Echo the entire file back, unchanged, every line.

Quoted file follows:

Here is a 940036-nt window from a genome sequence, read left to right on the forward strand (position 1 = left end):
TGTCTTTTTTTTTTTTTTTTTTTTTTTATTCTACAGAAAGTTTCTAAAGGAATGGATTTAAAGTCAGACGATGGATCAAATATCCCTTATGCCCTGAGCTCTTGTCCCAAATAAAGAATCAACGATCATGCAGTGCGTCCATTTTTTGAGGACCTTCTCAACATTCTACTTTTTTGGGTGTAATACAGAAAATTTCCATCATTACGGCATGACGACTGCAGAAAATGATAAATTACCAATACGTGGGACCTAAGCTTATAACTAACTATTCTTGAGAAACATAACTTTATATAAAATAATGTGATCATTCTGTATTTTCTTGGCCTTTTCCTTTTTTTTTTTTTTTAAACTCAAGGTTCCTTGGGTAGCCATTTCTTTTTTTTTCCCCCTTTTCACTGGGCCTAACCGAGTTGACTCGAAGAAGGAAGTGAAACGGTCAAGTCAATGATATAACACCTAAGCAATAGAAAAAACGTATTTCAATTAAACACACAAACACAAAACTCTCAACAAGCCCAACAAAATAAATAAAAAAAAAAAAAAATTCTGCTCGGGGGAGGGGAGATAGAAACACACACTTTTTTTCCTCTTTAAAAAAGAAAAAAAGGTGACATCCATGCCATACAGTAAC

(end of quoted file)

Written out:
Here is a 940036-nt window from a genome sequence, read left to right on the forward strand (position 1 = left end):
TGTCTTTTTTTTTTTTTTTTTTTTTTTATTCTACAGAAAGTTTCTAAAGGAATGGATTTAAAGTCAGACGATGGATCAAATATCCCTTATGCCCTGAGCTCTTGTCCCAAATAAAGAATCAACGATCATGCAGTGCGTCCATTTTTTGAGGACCTTCTCAACATTCTACTTTTTTGGGTGTAATACAGAAAATTTCCATCATTACGGCATGACGACTGCAGAAAATGATAAATTACCAATACGTGGGACCTAAGCTTATAACTAACTATTCTTGAGAAACATAACTTTATATAAAATAATGTGATCATTCTGTATTTTCTTGGCCTTTTCCTTTTTTTTTTTTTTTAAACTCAAGGTTCCTTGGGTAGCCATTTCTTTTTTTTTCCCCCTTTTCACTGGGCCTAACCGAGTTGACTCGAAGAAGGAAGTGAAACGGTCAAGTCAATGATATAACACCTAAGCAATAGAAAAAACGTATTTCAATTAAACACACAAACACAAAACTCTCAACAAGCCCAACAAAATAAATAAAAAAAAAAAAAAATTCTGCTCGGGGGAGGGGAGATAGAAACACACACTTTTTTTCCTCTTTAAAAAAGAAAAAAAGGTGACATCCATGCCATACAGTAAC